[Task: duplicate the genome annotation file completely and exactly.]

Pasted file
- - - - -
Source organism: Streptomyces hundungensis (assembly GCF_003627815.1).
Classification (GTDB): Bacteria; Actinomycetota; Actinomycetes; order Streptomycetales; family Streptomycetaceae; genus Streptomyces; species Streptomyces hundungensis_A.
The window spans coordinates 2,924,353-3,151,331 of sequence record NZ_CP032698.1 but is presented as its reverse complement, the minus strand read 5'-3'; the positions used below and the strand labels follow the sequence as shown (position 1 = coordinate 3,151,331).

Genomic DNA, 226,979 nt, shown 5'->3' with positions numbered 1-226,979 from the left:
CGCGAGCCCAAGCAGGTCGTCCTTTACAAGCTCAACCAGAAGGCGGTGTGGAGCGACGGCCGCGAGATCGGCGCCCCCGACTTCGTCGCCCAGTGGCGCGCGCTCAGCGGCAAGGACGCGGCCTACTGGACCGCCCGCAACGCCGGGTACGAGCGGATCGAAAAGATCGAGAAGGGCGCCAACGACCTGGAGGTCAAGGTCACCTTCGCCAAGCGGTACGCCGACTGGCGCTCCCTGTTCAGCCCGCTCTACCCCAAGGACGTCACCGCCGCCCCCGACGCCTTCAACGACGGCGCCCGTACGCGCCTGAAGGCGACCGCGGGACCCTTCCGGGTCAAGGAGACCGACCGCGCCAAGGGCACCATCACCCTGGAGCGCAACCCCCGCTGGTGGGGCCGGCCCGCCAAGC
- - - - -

Source organism: Streptomyces hundungensis (assembly GCF_003627815.1).
Classification (GTDB): Bacteria; Actinomycetota; Actinomycetes; order Streptomycetales; family Streptomycetaceae; genus Streptomyces; species Streptomyces hundungensis_A.
The window spans coordinates 2,924,353-3,151,331 of sequence record NZ_CP032698.1 but is presented as its reverse complement, the minus strand read 5'-3'; the positions used below and the strand labels follow the sequence as shown (position 1 = coordinate 3,151,331).

Genomic DNA, 226,979 nt, shown 5'->3' with positions numbered 1-226,979 from the left:
CGCGAGCCCAAGCAGGTCGTCCTTTACAAGCTCAACCAGAAGGCGGTGTGGAGCGACGGCCGCGAGATCGGCGCCCCCGACTTCGTCGCCCAGTGGCGCGCGCTCAGCGGCAAGGACGCGGCCTACTGGACCGCCCGCAACGCCGGGTACGAGCGGATCGAAAAGATCGAGAAGGGCGCCAACGACCTGGAGGTCAAGGTCACCTTCGCCAAGCGGTACGCCGACTGGCGCTCCCTGTTCAGCCCGCTCTACCCCAAGGACGTCACCGCCGCCCCCGACGCCTTCAACGACGGCGCCCGTACGCGCCTGAAGGCGACCGCGGGACCCTTCCGGGTCAAGGAGACCGACCGCGCCAAGGGCACCATCACCCTGGAGCGCAACCCCCGCTGGTGGGGCCGGCCCGCCAAGC